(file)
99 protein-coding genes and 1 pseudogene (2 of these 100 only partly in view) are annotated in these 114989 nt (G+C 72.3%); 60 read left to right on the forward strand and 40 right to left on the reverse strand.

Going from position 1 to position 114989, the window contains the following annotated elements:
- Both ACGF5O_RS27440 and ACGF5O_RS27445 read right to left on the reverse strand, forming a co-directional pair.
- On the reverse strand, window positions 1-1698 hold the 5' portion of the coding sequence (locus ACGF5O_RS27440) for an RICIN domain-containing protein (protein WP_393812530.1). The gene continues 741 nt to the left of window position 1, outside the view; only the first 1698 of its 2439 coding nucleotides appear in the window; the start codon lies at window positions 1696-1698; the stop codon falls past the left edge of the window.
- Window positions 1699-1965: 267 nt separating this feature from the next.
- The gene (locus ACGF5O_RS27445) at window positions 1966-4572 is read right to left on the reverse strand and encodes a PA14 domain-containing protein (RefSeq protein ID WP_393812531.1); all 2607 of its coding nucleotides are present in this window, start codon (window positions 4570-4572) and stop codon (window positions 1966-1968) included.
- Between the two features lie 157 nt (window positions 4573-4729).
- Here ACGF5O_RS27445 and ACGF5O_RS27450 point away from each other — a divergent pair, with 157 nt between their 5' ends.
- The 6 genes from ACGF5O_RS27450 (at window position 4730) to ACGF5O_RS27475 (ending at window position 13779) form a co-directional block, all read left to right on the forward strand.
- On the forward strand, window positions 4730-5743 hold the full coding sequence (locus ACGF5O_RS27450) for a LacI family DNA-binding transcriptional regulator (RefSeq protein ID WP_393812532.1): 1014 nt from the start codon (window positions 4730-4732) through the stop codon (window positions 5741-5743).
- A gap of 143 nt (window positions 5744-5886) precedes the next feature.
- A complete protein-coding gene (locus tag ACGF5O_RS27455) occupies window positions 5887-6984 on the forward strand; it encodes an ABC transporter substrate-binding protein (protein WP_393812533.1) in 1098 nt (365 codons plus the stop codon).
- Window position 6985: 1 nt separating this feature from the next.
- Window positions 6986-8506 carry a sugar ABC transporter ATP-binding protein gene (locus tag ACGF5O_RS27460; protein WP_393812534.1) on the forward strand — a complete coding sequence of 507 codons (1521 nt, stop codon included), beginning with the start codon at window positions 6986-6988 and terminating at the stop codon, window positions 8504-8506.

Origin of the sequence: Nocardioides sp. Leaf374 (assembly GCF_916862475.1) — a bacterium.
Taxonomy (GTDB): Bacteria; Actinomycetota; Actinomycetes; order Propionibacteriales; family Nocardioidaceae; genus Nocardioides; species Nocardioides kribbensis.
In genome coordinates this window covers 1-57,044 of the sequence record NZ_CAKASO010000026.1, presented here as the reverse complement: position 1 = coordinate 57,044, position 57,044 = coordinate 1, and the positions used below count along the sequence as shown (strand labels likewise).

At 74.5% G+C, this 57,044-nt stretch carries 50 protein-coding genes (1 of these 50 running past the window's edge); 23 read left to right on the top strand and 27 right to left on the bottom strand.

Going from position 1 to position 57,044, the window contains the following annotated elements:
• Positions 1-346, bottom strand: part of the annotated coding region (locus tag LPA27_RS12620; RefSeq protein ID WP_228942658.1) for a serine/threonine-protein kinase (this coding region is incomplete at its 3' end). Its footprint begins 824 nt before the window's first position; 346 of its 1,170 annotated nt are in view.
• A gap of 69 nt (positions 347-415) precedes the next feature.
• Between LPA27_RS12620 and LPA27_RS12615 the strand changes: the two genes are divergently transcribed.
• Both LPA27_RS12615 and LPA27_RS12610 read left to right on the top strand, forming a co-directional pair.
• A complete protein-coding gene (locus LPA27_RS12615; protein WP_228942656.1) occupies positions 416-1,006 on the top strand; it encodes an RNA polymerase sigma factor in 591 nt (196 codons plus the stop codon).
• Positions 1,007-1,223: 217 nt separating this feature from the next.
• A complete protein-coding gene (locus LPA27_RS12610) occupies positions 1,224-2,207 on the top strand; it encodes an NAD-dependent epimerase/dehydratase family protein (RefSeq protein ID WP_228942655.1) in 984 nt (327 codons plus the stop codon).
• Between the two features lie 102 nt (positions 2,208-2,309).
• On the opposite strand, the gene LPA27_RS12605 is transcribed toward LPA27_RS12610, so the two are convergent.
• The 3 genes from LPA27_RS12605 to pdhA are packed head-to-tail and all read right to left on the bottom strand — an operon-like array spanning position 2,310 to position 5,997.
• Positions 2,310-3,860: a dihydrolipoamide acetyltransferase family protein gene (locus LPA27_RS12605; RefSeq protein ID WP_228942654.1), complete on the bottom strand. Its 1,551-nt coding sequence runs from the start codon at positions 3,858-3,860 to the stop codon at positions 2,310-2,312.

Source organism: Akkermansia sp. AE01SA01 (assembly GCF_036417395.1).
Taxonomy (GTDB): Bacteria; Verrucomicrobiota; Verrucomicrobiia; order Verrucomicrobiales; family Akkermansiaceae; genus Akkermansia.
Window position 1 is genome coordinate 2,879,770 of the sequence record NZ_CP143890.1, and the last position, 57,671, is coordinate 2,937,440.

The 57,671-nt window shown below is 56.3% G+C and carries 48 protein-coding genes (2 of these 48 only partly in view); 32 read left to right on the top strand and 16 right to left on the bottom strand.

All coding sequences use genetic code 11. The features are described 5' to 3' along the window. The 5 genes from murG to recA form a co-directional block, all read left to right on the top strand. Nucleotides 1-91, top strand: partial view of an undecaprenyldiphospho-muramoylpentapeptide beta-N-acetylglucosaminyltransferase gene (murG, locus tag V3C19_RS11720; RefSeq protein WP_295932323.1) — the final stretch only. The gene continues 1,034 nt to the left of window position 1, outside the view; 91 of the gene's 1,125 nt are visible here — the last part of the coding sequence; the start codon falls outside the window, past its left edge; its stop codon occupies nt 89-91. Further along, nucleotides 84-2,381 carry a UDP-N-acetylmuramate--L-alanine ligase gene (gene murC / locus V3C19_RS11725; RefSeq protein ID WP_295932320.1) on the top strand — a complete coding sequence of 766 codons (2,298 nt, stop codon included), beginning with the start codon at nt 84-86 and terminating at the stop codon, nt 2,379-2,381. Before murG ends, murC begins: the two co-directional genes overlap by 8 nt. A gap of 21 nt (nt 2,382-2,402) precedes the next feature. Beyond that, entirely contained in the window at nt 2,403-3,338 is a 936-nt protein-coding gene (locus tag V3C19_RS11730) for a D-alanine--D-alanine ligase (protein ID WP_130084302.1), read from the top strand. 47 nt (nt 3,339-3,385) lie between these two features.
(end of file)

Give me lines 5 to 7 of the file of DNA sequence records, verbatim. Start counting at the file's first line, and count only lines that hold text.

- Window positions 1699-1965: 267 nt separating this feature from the next.
- The gene (locus ACGF5O_RS27445) at window positions 1966-4572 is read right to left on the reverse strand and encodes a PA14 domain-containing protein (RefSeq protein ID WP_393812531.1); all 2607 of its coding nucleotides are present in this window, start codon (window positions 4570-4572) and stop codon (window positions 1966-1968) included.
- Between the two features lie 157 nt (window positions 4573-4729).